Last Thursday, 130 countries and jurisdictions Have joined The global agreement – considered by many to be historically significant – requires large multinational corporations to be taxed at a minimum of 15 percent. The agreement is the result of several years of negotiations coordinated by the Organization for Economic Co-operation and Development (OECD), but has been contested by some non-participating countries. Opposition from three countries that are part of the European Union: Ireland, Hungary and Estonia were particularly discussed.
The position of these states, which have the right to veto the agreement by the EU, risks extending the time to finalize the details of the text (participants set themselves to complete by next October), to implement it by the laws expected by 2023.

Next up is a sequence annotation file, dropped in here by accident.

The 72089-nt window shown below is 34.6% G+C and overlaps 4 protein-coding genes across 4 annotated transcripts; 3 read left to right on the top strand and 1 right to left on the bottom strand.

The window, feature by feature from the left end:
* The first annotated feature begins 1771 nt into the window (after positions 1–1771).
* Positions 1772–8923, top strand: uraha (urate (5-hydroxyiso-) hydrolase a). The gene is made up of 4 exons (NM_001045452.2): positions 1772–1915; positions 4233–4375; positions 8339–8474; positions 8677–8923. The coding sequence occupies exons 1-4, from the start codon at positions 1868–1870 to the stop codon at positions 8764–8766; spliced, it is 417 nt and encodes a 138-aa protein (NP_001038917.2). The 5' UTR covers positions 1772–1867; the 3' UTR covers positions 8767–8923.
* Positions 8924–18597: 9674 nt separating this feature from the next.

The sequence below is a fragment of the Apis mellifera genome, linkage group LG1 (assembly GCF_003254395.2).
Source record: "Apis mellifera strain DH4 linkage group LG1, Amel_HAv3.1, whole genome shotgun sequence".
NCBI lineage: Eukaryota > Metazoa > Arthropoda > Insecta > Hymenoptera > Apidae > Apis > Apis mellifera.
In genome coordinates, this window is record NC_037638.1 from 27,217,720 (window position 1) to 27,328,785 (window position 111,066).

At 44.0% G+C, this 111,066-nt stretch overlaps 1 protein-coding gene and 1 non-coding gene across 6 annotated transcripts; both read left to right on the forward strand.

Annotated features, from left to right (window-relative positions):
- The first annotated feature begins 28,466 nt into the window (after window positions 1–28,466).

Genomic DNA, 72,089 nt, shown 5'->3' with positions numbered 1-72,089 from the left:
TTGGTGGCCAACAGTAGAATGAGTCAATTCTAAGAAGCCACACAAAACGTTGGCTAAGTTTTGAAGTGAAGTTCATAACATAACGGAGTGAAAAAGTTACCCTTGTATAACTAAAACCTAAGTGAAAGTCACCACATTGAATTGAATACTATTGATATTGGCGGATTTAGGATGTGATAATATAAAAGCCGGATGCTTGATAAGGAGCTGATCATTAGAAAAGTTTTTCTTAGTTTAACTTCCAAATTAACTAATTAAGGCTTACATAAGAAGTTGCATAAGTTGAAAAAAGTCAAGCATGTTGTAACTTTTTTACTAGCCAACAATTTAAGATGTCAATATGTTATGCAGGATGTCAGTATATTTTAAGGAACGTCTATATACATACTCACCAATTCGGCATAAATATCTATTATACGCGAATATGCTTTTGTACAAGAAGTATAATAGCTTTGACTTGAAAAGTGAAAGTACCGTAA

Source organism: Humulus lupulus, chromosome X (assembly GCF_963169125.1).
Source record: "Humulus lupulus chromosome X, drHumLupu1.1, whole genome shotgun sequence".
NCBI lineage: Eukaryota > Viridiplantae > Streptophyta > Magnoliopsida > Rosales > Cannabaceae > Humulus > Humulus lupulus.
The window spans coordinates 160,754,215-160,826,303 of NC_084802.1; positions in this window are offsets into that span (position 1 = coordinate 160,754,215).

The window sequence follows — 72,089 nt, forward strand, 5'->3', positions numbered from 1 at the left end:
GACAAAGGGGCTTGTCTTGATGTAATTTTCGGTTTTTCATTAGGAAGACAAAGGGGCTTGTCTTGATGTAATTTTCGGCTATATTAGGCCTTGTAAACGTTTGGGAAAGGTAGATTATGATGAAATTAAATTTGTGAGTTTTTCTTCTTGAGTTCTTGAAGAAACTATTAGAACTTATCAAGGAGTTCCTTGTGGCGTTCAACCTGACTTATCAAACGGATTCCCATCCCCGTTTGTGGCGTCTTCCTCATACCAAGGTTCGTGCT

– read more: Global agreement for tax multinationals
The deal only affects companies with at least $ 20 billion a year in global revenue and a profit margin of at least 10 percent. One hundred large multinationals, Step The Wall Street Journal), e Can create According to the OECD, $ 150 billion in annual tax revenue worldwide neutralizes competition from tax havens and the negative effects of tax avoidance on the budgets of countries affected by this phenomenon.
The text is still a draft, but it foretells two fixed points called “pillars”.
First, they ensure that these companies’ tax revenues are evenly distributed among countries, and that they operate and make profits by redistributing certain tax rights (often at very low rates) from states where multinational corporations are based. , Regardless of whether they have physical presence in these countries. It could redistribute about $ 100 billion a year in taxes, according to OECD estimates.